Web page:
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17
Incremental contextdependent analysis for languagebased editors
 ACM Transactions on Programming Languages and Systems
, 1983
"... Knowledge of a programming language's grammar allows languagebased editors to enforce syntactic correctness at all times during development by restricting editing operations to legitimate modifications ot ~ the program's contextfree derivation tree; however, not all language constraints can be enf ..."
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Cited by 81 (10 self)
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Knowledge of a programming language's grammar allows languagebased editors to enforce syntactic correctness at all times during development by restricting editing operations to legitimate modifications ot ~ the program's contextfree derivation tree; however, not all language constraints can be enforced in this way because not all features can be described by the contextfree formalism. Attribute grammars permit contextdependent language features to be expressed in a modular, declarative fashion and thus are a good basis for specifying languagebased editors. Such editors represent programs as attributed trees, Which are modified by operations such as subtree pruning and grafting. Incremental analysis is performed by updating attribute values after every modification. This paper discusses how updating can be carried out and presents several algorithms for the task, including one that is asymptotically optimal in time.
Attribute Grammars as a Functional Programming Paradigm
 Functional Programming Languages and Computer Architecture, volume 274 of LNCS
, 1987
"... The purpose of this paper is twofold. Firstly we show how attributes in an attribute grammar can be simply and efficiently evaluated using a lazy functional language. The class of attribute grammars we can deal with are the most general ones possible: attributes may depend on each other in an arbitr ..."
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Cited by 73 (2 self)
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The purpose of this paper is twofold. Firstly we show how attributes in an attribute grammar can be simply and efficiently evaluated using a lazy functional language. The class of attribute grammars we can deal with are the most general ones possible: attributes may depend on each other in an arbitrary way, as long as there are no truly circular data dependencies. Secondly, we describe a methodology based on attribute grammars, where, in a fairly straightforward way, we can develop efficient functional programs where direct, conventional solutions yield less efficient programs. We review two examples from a paper by R. Bird (Using circular programs to eliminate multiple traversals of data, Acta Informatica, 21, 1984) where he transforms simple but inefficient multipass programs into more efficient single pass ones, but which on their own can be very hard to understand. We show how such efficient but tangled programs can have natural formulations as attribute grammars. We also propose a...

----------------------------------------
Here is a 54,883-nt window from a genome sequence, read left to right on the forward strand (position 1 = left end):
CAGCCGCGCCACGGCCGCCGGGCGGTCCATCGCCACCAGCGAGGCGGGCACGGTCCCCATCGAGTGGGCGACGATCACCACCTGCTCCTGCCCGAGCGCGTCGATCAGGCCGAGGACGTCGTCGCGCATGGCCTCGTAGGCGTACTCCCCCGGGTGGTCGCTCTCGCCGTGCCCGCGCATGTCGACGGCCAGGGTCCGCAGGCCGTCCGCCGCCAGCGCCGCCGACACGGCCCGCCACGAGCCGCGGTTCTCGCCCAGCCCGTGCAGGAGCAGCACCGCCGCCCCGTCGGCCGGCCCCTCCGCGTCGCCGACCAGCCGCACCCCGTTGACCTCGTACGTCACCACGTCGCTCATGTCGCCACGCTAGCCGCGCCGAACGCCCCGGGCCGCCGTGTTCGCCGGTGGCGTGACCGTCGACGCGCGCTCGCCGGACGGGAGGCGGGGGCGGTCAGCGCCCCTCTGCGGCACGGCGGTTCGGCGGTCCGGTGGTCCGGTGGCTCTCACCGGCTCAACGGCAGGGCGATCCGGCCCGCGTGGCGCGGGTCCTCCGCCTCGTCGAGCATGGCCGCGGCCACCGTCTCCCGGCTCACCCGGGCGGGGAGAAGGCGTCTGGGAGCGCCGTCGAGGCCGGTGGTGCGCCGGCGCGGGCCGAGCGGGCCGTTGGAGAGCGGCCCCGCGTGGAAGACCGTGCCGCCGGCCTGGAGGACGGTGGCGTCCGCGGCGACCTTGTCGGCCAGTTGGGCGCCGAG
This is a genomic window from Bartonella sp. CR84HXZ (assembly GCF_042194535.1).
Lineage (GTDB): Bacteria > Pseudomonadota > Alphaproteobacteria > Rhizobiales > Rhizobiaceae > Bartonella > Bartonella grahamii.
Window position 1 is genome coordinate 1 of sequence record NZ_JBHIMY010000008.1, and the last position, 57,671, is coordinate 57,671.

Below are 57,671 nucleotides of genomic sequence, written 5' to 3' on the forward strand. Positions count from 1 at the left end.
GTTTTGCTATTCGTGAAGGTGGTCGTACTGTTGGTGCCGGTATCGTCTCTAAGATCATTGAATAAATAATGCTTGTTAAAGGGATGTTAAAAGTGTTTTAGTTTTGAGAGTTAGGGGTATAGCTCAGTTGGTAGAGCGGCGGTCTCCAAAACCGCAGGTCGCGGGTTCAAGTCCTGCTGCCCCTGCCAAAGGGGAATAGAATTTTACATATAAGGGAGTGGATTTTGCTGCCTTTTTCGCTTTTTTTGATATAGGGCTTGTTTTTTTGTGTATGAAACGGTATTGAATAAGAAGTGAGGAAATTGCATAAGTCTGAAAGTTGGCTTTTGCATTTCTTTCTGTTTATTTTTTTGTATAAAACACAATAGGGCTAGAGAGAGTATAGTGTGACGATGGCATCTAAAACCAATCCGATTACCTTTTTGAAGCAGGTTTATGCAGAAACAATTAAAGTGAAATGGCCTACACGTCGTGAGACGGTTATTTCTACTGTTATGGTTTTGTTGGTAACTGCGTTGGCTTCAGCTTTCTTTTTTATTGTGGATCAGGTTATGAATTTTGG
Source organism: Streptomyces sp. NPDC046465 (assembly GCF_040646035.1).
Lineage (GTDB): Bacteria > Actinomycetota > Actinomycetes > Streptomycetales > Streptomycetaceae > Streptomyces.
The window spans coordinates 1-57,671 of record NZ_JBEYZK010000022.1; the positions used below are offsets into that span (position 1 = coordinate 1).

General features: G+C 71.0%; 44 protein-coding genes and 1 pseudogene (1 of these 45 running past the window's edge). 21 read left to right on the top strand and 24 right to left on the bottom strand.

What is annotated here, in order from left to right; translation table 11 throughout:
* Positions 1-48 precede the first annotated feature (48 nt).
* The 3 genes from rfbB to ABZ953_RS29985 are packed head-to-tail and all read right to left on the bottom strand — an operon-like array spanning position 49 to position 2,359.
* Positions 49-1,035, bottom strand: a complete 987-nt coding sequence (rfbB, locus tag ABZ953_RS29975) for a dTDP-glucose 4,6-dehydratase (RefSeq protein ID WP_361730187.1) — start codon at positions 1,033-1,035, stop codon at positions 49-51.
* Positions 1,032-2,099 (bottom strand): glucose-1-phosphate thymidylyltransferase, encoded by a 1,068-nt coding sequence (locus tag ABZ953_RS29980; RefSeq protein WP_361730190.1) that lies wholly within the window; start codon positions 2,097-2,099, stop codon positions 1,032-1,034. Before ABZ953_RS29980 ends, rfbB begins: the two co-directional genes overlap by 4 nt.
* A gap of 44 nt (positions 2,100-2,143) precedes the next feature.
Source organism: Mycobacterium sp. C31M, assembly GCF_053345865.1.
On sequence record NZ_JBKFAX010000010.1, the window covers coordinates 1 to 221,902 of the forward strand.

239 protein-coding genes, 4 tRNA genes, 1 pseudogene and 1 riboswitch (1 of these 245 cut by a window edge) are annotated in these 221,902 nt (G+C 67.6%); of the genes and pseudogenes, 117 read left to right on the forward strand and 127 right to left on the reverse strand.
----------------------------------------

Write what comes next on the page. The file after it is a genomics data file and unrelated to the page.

Higher Order Attribute Grammars
, 1991
"... Higher Order Attribute Grammars (HAGs) are an extension of normal attribute grammars in the sense that the distinction between the domain of parsetrees and the domain of attributes has disappeared: parse trees may be computed in attributes and grafted to the parse tree at various places. As a re ..."
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Cited by 66 (8 self)
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Higher Order Attribute Grammars (HAGs) are an extension of normal attribute grammars in the sense that the distinction between the domain of parsetrees and the domain of attributes has disappeared: parse trees may be computed in attributes and grafted to the parse tree at various places. As a result semantic functions may be described by attribute evaluation.
Structured document transformations based on XSL
 In DBPL
, 1999
"... Abstract. Based on the recursion mechanism of the XML transformation language XSL, the document transformation language DTL is defined. First the instantiation DTL reg is considered that uses regular expressions as pattern language. This instantiation closely resembles the navigation mechanism of XS ..."
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Cited by 38 (12 self)
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Abstract. Based on the recursion mechanism of the XML transformation language XSL, the document transformation language DTL is defined. First the instantiation DTL reg is considered that uses regular expressions as pattern language. This instantiation closely resembles the navigation mechanism of XSL. For DTL reg the complexity of relevant decision problems such as termination of programs, usefulness of rules and equivalence of selection patterns, is addressed. Next, a much more powerful abstraction of XSL is considered that uses monadic secondorder logic formulas as pattern language (DTL mso). If DTL mso is restricted to topdown transformations (DTL mso d), then a computational model can be defined which is a natural generalization to unranked trees of topdown tree transducers with lookahead. The lookahead can be realized by a straightforward bottomup preprocessing pass through the document. The size of the output of an XSL program is at most exponential in the size of the input. By restricting copying in XSL a decidable fragment of DTL mso d programs is obtained which induces transformations of linear size increase (safe DTL mso d). It is shown that the emptiness and finiteness problems are decidable for ranges of DTL mso d programs and that the ranges are closed under intersection with generalized Document Type Definitions (DTDs). 1
Extensions of Attribute Grammars for Structured Document Queries
, 1999